Sunday, June 12, 2011

Göbekli Tepe means Potbelly Hill

Tepe means hill, mound or knoll in Turkish. In southeastern Turkey, north of the border of Syria and north (or within) the Fertile Crescent of the Neolithic, we find place names such as Ziyaret Tepe, Kenan Tepe and Göbekli Tepe on today's archaeological maps [1-5]. All these tepes and the surrounding areas are digging sites. Göbekli Tepe is located nine miles to the east of the Turkish town of  Şanlıurfa, (also known by the shorter name Urfa). Göbekli Tepe means Potbelly Hill. Local people gave this name to the site, which is part of a ridge and has the shape of a  rounded crest [5].

Being much older than Stonehenge, Göbekli Tepe has made a lot of headlines over recent years as the first temple and spiritual meeting place (sometimes with a question mark [4]). Among the mysteries and fascinating artworks of this neolithic architecture are the relief animals carved in its stone pillars. There also is a fierce-looking creature erupting from a limestone wall, similar to sculptures we find at gothic church buildings.

The archaeologist Klaus Schmidt of the German Archaeological Institue (DAI), who is researching this site for over ten years together with European and Turkish scientists, gives us hints that excavation results can be interpreted in various ways. Was this a spiritual locus or a Neolithic Tivoli Garden? Further, this place has a Trojan dimensions, at least in the vertical direction: Schmidt is not certain if the bottom layer has been uncovered yet. Göbekli Tepe may change our understanding of the history of civilization. Schmidt makes an interesting point that the common belief (twenty years ago) was, that civilization was driven by ecological forces, but that we are now learning that civilization is a product of the human mind [5]. Whatever the driving forces behind this site, we at least can agree in the spirit of Louis Armstrong and Fats Domino: I found my thrill on Potbelly Hill!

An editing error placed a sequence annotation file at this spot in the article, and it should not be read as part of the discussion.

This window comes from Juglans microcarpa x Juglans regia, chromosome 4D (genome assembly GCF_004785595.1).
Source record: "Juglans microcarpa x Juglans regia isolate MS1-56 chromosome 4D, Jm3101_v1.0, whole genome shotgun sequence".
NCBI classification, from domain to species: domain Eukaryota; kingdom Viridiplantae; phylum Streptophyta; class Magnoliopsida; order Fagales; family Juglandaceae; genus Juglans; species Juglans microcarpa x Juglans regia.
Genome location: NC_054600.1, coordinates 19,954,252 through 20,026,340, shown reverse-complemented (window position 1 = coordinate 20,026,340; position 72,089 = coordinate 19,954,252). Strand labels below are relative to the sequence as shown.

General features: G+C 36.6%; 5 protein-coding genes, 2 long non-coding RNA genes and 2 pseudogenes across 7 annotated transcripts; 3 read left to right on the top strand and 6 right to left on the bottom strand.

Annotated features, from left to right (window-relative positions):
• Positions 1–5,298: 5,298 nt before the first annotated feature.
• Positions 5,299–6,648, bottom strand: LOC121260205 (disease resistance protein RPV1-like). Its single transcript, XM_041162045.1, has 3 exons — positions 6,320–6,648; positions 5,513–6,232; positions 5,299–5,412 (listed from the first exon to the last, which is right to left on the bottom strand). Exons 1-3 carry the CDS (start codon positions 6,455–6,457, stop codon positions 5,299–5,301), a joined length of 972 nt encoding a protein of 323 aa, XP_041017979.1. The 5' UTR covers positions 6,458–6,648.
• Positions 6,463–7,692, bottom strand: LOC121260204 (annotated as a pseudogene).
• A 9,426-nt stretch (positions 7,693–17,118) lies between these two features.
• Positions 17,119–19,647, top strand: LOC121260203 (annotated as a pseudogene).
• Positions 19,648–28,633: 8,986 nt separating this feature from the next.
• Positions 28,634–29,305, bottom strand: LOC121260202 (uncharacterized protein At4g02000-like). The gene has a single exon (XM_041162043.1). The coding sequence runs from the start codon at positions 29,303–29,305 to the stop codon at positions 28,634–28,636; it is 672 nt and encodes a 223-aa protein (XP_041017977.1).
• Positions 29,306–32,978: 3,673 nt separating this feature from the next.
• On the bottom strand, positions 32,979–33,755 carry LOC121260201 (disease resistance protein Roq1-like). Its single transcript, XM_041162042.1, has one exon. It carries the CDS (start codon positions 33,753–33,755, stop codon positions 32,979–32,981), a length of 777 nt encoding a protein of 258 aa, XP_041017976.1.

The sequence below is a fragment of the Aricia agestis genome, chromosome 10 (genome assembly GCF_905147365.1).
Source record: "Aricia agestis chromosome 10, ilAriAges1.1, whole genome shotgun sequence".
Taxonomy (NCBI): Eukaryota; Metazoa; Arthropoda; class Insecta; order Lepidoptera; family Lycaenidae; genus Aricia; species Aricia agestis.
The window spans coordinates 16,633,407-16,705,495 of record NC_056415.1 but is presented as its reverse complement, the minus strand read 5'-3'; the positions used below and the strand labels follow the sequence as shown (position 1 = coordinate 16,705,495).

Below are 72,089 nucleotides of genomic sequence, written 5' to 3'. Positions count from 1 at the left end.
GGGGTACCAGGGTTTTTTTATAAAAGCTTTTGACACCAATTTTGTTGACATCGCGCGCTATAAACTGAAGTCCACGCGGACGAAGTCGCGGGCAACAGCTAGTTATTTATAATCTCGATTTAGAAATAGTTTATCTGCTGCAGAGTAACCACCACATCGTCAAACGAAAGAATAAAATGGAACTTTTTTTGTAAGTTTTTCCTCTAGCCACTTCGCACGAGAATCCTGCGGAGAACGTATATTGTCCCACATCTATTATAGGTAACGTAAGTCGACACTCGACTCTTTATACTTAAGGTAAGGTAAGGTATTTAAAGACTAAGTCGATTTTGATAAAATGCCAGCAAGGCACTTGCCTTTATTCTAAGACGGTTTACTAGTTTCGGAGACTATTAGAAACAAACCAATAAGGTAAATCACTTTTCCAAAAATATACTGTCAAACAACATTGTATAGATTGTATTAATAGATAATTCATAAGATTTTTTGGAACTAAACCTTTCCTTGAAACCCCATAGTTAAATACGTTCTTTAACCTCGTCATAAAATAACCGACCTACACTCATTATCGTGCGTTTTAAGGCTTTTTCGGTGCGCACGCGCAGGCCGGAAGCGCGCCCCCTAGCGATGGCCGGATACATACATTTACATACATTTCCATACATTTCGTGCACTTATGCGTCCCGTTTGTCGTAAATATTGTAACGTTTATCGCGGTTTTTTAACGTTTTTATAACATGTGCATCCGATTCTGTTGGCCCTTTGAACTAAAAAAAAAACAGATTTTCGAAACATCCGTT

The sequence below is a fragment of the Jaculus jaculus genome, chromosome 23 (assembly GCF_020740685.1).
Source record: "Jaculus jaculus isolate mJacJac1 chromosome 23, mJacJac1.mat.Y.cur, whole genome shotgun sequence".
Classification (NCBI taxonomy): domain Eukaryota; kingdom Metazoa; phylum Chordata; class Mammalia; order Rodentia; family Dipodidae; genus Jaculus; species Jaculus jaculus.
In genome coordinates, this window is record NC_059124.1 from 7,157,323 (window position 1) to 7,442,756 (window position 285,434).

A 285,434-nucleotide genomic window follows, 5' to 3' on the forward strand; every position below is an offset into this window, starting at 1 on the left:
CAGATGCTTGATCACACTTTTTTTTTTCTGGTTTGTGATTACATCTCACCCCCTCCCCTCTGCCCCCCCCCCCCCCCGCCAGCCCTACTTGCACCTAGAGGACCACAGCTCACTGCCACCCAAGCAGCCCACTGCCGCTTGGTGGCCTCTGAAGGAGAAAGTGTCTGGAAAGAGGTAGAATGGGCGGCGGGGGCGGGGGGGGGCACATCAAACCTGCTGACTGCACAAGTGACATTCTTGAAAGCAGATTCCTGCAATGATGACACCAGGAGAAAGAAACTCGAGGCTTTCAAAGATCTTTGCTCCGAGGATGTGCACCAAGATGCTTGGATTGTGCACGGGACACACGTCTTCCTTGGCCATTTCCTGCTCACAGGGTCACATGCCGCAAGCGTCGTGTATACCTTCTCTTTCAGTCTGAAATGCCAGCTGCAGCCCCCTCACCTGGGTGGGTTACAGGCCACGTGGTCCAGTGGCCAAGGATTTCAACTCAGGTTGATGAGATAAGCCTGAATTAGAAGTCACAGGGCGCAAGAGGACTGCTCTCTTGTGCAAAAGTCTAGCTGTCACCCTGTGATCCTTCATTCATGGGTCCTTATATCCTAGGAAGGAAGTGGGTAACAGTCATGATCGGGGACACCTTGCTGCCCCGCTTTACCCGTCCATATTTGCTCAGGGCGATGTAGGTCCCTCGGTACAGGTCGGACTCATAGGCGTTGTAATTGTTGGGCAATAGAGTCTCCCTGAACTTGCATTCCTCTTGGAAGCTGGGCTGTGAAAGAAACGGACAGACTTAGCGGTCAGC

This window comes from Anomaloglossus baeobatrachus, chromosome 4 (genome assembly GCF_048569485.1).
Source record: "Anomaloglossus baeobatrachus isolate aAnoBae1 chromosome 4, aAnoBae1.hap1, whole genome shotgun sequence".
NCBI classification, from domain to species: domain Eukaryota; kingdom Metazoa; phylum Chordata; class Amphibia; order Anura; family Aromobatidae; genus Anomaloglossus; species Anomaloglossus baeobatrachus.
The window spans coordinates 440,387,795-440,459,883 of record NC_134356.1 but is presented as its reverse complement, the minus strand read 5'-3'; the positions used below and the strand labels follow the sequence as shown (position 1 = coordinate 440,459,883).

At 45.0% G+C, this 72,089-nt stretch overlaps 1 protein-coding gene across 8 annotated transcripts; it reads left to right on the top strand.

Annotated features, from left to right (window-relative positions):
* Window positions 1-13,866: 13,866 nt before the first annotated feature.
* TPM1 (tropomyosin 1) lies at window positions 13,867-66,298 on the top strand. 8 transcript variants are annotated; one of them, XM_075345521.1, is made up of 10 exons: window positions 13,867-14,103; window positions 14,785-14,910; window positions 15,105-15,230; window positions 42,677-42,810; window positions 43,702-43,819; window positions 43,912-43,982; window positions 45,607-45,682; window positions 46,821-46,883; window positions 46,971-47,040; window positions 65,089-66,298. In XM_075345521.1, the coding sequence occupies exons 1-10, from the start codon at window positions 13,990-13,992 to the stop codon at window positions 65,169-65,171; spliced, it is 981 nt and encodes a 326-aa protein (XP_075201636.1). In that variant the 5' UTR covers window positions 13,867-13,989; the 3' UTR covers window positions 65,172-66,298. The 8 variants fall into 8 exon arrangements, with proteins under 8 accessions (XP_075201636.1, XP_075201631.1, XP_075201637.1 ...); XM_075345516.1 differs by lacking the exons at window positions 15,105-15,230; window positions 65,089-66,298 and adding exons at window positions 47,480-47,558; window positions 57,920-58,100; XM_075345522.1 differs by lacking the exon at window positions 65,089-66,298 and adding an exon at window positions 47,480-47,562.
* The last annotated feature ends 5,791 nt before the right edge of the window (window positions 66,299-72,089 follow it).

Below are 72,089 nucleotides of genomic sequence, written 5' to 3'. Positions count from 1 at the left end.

Keywords: geography, history, archeology, nomadic people, hunter-gatherers 

[1] Ziyaret Tepe:
[2] L. S. Dodd, J. Schnereger, M. Abraham and B. J. Parker: Analysis of Metallurgical Finds at Kenan Tepe, Turkey. 2001 []. Note: this paper contains illustrative pictures of sites and findings.
[3] Sandra Scham: The World's First Temple. Archaeology Nov./Dec. 2008, 61 (6) [].
[4]  Andrew Curry: Gobekli Tepe: The World's First Temple? Smithsonian, November 2008 [].
[5] Charkes C. Mann: The Birth of Religion. National Geographic June 2011, 219 (6), 34-59. [].

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